The summer COVID bump is worsening in California, with infections spreading at schools and workplaces, and hospitalizations ticking up.
While health officials continue to say the numbers are no cause for alarm, the infections are beginning to bring more disruptions to everyday life.
In Los Angeles County, the number of new COVID-19 outbreak investigations at work sites tripled in the last month, reaching 73 for the 30-day period that ended Sept. 1. An outbreak is defined as a number of cases in which there is confirmed viral transmission at a work site and not just a cluster of cases where people were infected elsewhere.
At schools in L.A. County, COVID-19 outbreaks rose 43% for the most recent week data were available to a total of 33, up from 23 the prior week.
Santa Paula High School in Ventura County canceled a varsity football game scheduled for Friday against La Cañada High School after 15 team members tested positive for the coronavirus and additional students reported symptoms, according to its principal, David Keys. Another three students had tested positive on the cheer team, said Julissa Carrillo, a spokesperson for the school district.
The rate at which reported coronavirus tests are coming back positive is up statewide — to 14%. At the start of summer, just 4% of reported test results were positive. Across California, there were 2,593 new coronavirus-positive hospital admissions for the week ending Aug. 26, up 12% from the prior week.
Among the work sites in L.A. County where there are active COVID-19 outbreak investigations are the Academy Museum of Motion Pictures, CBS Studio Center Stage 18, the L.A. City Department of Public Works' Bureau of Street Services, the Westchester-Loyola Village Branch Library, the eighth floor of the L.A. County Department of Public Works headquarters, the Sierra Madre Playhouse and United Talent Agency in Beverly Hills.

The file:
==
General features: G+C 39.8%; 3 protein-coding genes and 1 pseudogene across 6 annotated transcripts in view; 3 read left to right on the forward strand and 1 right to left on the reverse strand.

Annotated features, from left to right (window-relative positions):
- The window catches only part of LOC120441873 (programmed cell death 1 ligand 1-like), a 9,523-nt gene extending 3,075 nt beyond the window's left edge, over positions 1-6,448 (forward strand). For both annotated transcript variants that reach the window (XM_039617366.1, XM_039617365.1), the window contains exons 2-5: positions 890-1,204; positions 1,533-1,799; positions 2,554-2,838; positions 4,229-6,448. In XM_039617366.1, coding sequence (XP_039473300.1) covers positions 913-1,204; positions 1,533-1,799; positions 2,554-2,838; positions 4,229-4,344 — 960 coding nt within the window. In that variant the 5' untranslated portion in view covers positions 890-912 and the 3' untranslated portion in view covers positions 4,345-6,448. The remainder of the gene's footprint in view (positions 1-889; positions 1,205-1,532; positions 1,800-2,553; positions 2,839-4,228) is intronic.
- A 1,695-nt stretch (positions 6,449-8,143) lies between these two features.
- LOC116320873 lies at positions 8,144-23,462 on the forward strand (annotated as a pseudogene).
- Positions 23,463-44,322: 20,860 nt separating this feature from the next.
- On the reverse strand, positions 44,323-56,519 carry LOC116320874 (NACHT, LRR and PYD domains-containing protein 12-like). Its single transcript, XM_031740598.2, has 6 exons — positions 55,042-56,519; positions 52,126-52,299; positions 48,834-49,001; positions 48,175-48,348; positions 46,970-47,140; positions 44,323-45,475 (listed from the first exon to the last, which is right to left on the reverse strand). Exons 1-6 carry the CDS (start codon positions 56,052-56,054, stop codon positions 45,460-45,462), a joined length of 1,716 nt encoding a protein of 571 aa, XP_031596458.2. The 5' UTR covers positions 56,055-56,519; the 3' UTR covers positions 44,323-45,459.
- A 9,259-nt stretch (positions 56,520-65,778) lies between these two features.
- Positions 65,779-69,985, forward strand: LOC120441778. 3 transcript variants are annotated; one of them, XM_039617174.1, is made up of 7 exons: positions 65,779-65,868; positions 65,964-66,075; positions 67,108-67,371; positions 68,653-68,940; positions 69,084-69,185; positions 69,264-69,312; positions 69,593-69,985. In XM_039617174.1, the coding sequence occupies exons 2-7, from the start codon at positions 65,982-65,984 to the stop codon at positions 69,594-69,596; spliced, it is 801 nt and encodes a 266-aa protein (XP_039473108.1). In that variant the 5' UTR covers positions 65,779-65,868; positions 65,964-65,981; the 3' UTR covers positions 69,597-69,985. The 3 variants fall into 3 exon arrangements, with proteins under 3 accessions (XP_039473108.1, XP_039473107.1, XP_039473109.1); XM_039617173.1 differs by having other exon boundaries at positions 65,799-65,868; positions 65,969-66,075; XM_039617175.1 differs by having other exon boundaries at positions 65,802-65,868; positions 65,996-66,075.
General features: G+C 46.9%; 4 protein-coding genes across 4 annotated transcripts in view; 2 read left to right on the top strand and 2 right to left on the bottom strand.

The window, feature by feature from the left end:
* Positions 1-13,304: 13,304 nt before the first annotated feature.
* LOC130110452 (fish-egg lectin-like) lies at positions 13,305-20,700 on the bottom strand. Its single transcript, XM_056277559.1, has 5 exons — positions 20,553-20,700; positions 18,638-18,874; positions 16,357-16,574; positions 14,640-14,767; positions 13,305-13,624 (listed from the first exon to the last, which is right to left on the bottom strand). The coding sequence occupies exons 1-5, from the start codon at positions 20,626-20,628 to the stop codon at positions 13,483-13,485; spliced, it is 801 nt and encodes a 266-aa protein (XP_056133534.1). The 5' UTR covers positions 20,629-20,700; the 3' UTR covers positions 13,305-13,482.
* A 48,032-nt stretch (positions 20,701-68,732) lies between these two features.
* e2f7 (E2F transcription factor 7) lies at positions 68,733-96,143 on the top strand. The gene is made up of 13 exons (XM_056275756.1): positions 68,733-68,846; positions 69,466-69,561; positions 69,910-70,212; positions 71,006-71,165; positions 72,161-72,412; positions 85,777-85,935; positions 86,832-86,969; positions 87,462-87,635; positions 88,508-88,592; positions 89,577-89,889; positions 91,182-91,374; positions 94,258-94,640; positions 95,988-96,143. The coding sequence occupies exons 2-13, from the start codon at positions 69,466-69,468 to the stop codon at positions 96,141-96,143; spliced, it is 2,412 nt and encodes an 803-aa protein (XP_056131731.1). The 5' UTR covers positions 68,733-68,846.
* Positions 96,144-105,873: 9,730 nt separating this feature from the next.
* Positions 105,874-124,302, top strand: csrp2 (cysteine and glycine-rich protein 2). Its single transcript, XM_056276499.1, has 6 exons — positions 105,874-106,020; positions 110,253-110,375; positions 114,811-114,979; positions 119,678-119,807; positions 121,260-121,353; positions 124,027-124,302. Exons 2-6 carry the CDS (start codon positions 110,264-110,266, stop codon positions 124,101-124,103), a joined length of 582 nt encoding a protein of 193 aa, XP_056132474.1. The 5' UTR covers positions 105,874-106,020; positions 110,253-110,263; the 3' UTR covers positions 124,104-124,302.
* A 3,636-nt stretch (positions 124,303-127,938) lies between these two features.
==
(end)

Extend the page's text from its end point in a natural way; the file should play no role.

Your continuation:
Officials noted that L.A. County is not seeing the kind of exponential growth in COVID-19 reported in prior waves. Hospitalizations, while rising, remain at lower levels than at this time last year. So far in L.A. County, there hasn't been a significant increase in daily COVID-19 deaths.
L.A. County Public Health Director Barbara Ferrer went as far as to say she doesn't consider the current rise in COVID-19 a "wave," but more like a "bump."
"In our waves, we've seen what I would call almost exponential growth, like things were doubling at a quicker pace," Ferrer told The Times in an interview Thursday. "We don't really have that. ... I would wait to call something a wave until I saw something that shows there was a steeper rate of increase."
In fact, by other measures, some indicators are showing milder increases.
For the week that ended Aug. 26, the most recent data available, coronavirus levels in L.A. County wastewater were at 29% of last winter's peak — not much higher than the prior week.
Officially reported coronavirus cases are flat compared to the previous week. There was an average of 569 reported cases a day for the week that ended Saturday, flat with the prior week's tally of 571.
The proportion of emergency room encounters designated as COVID-related is also stable. For the week that ended Sunday, 5% of emergency department encounters countywide were related to the coronavirus, about the same as the prior week's 5.1%.
The number of coronavirus-infected people in hospitals in L.A. County was 559 every day, on average, for the week that ended Saturday. That's a 7% increase from the prior week, but a gentler climb than the prior week-over-week increase of 22%.
COVID-19 deaths remain stable and low. The county was averaging about 1.3 COVID-19 deaths a day for the week that ended Monday, up from about 1 a day the prior week.
And even the increase in outbreaks at schools isn't a big surprise. There are more outbreaks, but "we have more schools in session," Ferrer said. "This looks pretty similar to what we saw last August."